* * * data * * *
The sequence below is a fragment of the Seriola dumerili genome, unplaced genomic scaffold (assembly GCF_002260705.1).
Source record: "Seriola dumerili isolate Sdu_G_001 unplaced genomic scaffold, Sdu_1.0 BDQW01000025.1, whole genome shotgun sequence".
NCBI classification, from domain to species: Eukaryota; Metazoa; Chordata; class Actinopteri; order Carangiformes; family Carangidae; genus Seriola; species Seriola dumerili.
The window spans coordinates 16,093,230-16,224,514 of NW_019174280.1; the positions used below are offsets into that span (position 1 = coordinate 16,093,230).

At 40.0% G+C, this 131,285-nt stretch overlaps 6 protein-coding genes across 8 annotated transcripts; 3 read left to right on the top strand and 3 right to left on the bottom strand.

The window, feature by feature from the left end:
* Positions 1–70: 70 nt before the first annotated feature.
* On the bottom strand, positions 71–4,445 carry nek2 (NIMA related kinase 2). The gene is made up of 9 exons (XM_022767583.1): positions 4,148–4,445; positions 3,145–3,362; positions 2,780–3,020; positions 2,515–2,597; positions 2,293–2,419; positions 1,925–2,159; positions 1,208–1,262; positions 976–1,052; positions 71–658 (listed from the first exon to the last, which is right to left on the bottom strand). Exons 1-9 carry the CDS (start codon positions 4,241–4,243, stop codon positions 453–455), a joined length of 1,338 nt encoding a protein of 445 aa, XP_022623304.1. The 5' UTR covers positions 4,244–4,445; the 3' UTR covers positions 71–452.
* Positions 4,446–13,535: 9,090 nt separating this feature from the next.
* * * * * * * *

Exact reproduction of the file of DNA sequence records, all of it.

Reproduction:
The sequence below is a fragment of the Seriola dumerili genome, unplaced genomic scaffold (assembly GCF_002260705.1).
Source record: "Seriola dumerili isolate Sdu_G_001 unplaced genomic scaffold, Sdu_1.0 BDQW01000025.1, whole genome shotgun sequence".
NCBI classification, from domain to species: Eukaryota; Metazoa; Chordata; class Actinopteri; order Carangiformes; family Carangidae; genus Seriola; species Seriola dumerili.
The window spans coordinates 16,093,230-16,224,514 of NW_019174280.1; the positions used below are offsets into that span (position 1 = coordinate 16,093,230).

At 40.0% G+C, this 131,285-nt stretch overlaps 6 protein-coding genes across 8 annotated transcripts; 3 read left to right on the top strand and 3 right to left on the bottom strand.

The window, feature by feature from the left end:
* Positions 1–70: 70 nt before the first annotated feature.
* On the bottom strand, positions 71–4,445 carry nek2 (NIMA related kinase 2). The gene is made up of 9 exons (XM_022767583.1): positions 4,148–4,445; positions 3,145–3,362; positions 2,780–3,020; positions 2,515–2,597; positions 2,293–2,419; positions 1,925–2,159; positions 1,208–1,262; positions 976–1,052; positions 71–658 (listed from the first exon to the last, which is right to left on the bottom strand). Exons 1-9 carry the CDS (start codon positions 4,241–4,243, stop codon positions 453–455), a joined length of 1,338 nt encoding a protein of 445 aa, XP_022623304.1. The 5' UTR covers positions 4,244–4,445; the 3' UTR covers positions 71–452.
* Positions 4,446–13,535: 9,090 nt separating this feature from the next.